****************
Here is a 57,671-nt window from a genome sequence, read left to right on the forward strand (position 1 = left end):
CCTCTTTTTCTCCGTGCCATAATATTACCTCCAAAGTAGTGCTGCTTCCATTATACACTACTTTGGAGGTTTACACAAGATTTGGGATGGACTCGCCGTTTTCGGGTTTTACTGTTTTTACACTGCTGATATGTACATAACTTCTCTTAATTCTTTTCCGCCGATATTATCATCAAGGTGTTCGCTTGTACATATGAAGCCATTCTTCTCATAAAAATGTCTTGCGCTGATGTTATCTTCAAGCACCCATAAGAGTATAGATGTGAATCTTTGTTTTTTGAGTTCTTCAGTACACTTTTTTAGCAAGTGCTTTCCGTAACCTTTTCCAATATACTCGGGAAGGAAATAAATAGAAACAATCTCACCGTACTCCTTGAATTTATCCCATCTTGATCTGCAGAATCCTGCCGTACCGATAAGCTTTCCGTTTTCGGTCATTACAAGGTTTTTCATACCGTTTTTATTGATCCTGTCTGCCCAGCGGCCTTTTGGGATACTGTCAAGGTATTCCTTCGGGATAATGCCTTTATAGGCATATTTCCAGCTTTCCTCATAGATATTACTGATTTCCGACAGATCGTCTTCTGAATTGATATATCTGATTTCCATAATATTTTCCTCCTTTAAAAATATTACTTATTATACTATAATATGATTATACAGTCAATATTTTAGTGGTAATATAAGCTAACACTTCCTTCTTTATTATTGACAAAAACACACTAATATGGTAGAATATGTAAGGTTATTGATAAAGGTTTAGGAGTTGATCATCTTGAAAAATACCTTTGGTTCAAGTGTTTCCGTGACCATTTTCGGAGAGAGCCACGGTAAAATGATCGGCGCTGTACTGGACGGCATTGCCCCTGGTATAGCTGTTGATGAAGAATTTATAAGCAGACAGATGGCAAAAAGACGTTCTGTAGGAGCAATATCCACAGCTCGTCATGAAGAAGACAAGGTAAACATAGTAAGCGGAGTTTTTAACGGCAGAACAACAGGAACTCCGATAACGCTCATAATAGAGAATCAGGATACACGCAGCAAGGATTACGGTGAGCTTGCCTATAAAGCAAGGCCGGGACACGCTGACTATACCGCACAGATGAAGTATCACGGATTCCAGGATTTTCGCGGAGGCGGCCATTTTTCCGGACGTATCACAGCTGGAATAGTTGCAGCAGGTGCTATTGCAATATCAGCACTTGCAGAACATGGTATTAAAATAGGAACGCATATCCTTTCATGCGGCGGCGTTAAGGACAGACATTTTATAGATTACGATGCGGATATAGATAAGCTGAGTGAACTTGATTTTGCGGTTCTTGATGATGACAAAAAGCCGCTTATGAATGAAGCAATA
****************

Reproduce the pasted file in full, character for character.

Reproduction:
Here is a 57,671-nt window from a genome sequence, read left to right on the forward strand (position 1 = left end):
CCTCTTTTTCTCCGTGCCATAATATTACCTCCAAAGTAGTGCTGCTTCCATTATACACTACTTTGGAGGTTTACACAAGATTTGGGATGGACTCGCCGTTTTCGGGTTTTACTGTTTTTACACTGCTGATATGTACATAACTTCTCTTAATTCTTTTCCGCCGATATTATCATCAAGGTGTTCGCTTGTACATATGAAGCCATTCTTCTCATAAAAATGTCTTGCGCTGATGTTATCTTCAAGCACCCATAAGAGTATAGATGTGAATCTTTGTTTTTTGAGTTCTTCAGTACACTTTTTTAGCAAGTGCTTTCCGTAACCTTTTCCAATATACTCGGGAAGGAAATAAATAGAAACAATCTCACCGTACTCCTTGAATTTATCCCATCTTGATCTGCAGAATCCTGCCGTACCGATAAGCTTTCCGTTTTCGGTCATTACAAGGTTTTTCATACCGTTTTTATTGATCCTGTCTGCCCAGCGGCCTTTTGGGATACTGTCAAGGTATTCCTTCGGGATAATGCCTTTATAGGCATATTTCCAGCTTTCCTCATAGATATTACTGATTTCCGACAGATCGTCTTCTGAATTGATATATCTGATTTCCATAATATTTTCCTCCTTTAAAAATATTACTTATTATACTATAATATGATTATACAGTCAATATTTTAGTGGTAATATAAGCTAACACTTCCTTCTTTATTATTGACAAAAACACACTAATATGGTAGAATATGTAAGGTTATTGATAAAGGTTTAGGAGTTGATCATCTTGAAAAATACCTTTGGTTCAAGTGTTTCCGTGACCATTTTCGGAGAGAGCCACGGTAAAATGATCGGCGCTGTACTGGACGGCATTGCCCCTGGTATAGCTGTTGATGAAGAATTTATAAGCAGACAGATGGCAAAAAGACGTTCTGTAGGAGCAATATCCACAGCTCGTCATGAAGAAGACAAGGTAAACATAGTAAGCGGAGTTTTTAACGGCAGAACAACAGGAACTCCGATAACGCTCATAATAGAGAATCAGGATACACGCAGCAAGGATTACGGTGAGCTTGCCTATAAAGCAAGGCCGGGACACGCTGACTATACCGCACAGATGAAGTATCACGGATTCCAGGATTTTCGCGGAGGCGGCCATTTTTCCGGACGTATCACAGCTGGAATAGTTGCAGCAGGTGCTATTGCAATATCAGCACTTGCAGAACATGGTATTAAAATAGGAACGCATATCCTTTCATGCGGCGGCGTTAAGGACAGACATTTTATAGATTACGATGCGGATATAGATAAGCTGAGTGAACTTGATTTTGCGGTTCTTGATGATGACAAAAAGCCGCTTATGAATGAAGCAATA